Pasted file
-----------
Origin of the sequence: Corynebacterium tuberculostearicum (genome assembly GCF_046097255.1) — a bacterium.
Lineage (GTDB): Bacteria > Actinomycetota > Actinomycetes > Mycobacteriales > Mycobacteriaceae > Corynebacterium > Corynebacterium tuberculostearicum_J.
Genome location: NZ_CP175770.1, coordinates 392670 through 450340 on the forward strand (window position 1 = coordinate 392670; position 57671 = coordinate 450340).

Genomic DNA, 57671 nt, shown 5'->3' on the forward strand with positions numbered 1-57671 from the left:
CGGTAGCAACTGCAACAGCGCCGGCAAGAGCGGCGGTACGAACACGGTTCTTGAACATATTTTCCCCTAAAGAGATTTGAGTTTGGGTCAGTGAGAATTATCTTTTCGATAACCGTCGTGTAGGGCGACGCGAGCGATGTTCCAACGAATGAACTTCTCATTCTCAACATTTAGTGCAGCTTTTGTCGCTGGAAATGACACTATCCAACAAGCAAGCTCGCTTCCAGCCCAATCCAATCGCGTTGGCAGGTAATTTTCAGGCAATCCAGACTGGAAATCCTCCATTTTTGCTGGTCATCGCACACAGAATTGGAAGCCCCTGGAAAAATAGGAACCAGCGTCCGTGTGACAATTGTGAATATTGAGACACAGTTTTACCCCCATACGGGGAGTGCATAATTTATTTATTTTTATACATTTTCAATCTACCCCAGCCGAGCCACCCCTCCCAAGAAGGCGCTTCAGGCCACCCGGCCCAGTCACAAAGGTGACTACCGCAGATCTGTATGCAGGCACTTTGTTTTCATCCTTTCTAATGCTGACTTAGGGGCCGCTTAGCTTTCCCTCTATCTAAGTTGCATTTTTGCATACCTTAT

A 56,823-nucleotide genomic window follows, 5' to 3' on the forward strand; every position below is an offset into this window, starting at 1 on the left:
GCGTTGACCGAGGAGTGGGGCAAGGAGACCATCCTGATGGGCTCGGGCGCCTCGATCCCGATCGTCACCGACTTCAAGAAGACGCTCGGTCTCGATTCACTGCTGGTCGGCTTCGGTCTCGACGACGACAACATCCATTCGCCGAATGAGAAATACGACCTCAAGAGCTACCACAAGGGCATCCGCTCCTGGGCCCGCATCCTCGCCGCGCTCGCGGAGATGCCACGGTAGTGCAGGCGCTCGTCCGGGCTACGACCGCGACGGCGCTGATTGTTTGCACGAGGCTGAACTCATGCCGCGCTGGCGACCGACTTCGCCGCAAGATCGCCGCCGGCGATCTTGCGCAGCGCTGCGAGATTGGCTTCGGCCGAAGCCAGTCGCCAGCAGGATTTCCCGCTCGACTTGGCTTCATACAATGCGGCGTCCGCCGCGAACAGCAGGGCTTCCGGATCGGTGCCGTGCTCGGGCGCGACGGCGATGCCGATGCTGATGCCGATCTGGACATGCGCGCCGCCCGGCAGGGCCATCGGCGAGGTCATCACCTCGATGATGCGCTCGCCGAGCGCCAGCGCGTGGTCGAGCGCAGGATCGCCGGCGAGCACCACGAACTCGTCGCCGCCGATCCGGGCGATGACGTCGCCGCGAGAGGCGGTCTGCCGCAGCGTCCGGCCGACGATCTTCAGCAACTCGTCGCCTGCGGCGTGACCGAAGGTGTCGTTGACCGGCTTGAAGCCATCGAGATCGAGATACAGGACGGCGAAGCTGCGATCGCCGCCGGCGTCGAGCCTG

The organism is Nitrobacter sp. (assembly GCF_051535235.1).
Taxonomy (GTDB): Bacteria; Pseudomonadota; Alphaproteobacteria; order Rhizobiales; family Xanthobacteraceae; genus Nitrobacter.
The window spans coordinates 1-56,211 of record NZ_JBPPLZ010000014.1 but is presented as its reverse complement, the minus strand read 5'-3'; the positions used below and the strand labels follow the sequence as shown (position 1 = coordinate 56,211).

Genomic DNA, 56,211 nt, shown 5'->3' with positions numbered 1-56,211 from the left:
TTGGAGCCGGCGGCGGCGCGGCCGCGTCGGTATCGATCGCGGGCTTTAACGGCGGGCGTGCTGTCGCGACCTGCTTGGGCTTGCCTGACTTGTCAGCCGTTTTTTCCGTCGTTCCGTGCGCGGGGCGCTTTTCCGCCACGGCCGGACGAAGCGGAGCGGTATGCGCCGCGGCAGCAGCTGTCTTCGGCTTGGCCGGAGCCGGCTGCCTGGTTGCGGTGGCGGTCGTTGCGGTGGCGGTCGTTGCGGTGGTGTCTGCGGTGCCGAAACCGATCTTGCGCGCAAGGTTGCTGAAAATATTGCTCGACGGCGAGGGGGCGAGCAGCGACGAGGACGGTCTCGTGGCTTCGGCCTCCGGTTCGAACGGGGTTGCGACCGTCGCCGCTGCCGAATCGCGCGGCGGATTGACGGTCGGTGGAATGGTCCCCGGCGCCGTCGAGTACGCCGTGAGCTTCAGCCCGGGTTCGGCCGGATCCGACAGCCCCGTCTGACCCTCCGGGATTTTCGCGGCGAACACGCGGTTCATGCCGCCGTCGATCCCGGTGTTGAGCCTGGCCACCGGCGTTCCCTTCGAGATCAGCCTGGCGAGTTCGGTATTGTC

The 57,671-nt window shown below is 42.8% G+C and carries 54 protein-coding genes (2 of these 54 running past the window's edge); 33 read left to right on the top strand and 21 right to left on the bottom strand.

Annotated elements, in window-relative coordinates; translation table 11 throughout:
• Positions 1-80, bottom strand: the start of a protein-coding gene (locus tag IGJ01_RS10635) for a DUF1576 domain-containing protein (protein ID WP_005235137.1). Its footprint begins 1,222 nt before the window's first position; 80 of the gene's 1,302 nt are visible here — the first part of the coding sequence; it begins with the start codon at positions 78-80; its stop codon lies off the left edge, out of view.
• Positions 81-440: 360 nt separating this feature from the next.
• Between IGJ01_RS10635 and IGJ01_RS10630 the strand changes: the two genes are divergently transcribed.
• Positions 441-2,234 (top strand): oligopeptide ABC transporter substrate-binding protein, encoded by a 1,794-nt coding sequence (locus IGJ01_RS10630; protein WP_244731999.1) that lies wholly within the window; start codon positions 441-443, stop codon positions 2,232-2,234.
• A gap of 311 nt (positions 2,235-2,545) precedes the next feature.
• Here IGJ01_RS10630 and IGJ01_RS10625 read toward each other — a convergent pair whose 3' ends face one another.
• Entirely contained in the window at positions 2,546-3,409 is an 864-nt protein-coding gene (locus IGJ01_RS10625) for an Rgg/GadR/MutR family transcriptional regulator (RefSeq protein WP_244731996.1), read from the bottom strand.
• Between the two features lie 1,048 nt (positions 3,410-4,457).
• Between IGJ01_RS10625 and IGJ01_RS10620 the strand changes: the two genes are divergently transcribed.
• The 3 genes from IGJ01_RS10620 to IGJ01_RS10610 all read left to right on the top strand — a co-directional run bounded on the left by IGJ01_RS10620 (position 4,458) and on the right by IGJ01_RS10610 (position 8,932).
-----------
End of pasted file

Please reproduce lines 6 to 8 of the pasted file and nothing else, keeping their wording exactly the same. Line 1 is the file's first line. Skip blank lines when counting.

A 56,823-nucleotide genomic window follows, 5' to 3' on the forward strand; every position below is an offset into this window, starting at 1 on the left:
GCGTTGACCGAGGAGTGGGGCAAGGAGACCATCCTGATGGGCTCGGGCGCCTCGATCCCGATCGTCACCGACTTCAAGAAGACGCTCGGTCTCGATTCACTGCTGGTCGGCTTCGGTCTCGACGACGACAACATCCATTCGCCGAATGAGAAATACGACCTCAAGAGCTACCACAAGGGCATCCGCTCCTGGGCCCGCATCCTCGCCGCGCTCGCGGAGATGCCACGGTAGTGCAGGCGCTCGTCCGGGCTACGACCGCGACGGCGCTGATTGTTTGCACGAGGCTGAACTCATGCCGCGCTGGCGACCGACTTCGCCGCAAGATCGCCGCCGGCGATCTTGCGCAGCGCTGCGAGATTGGCTTCGGCCGAAGCCAGTCGCCAGCAGGATTTCCCGCTCGACTTGGCTTCATACAATGCGGCGTCCGCCGCGAACAGCAGGGCTTCCGGATCGGTGCCGTGCTCGGGCGCGACGGCGATGCCGATGCTGATGCCGATCTGGACATGCGCGCCGCCCGGCAGGGCCATCGGCGAGGTCATCACCTCGATGATGCGCTCGCCGAGCGCCAGCGCGTGGTCGAGCGCAGGATCGCCGGCGAGCACCACGAACTCGTCGCCGCCGATCCGGGCGATGACGTCGCCGCGAGAGGCGGTCTGCCGCAGCGTCCGGCCGACGATCTTCAGCAACTCGTCGCCTGCGGCGTGACCGAAGGTGTCGTTGACCGGCTTGAAGCCATCGAGATCGAGATACAGGACGGCGAAGCTGCGATCGCCGCCGGCGTCGAGCCTG

The organism is Nitrobacter sp. (assembly GCF_051535235.1).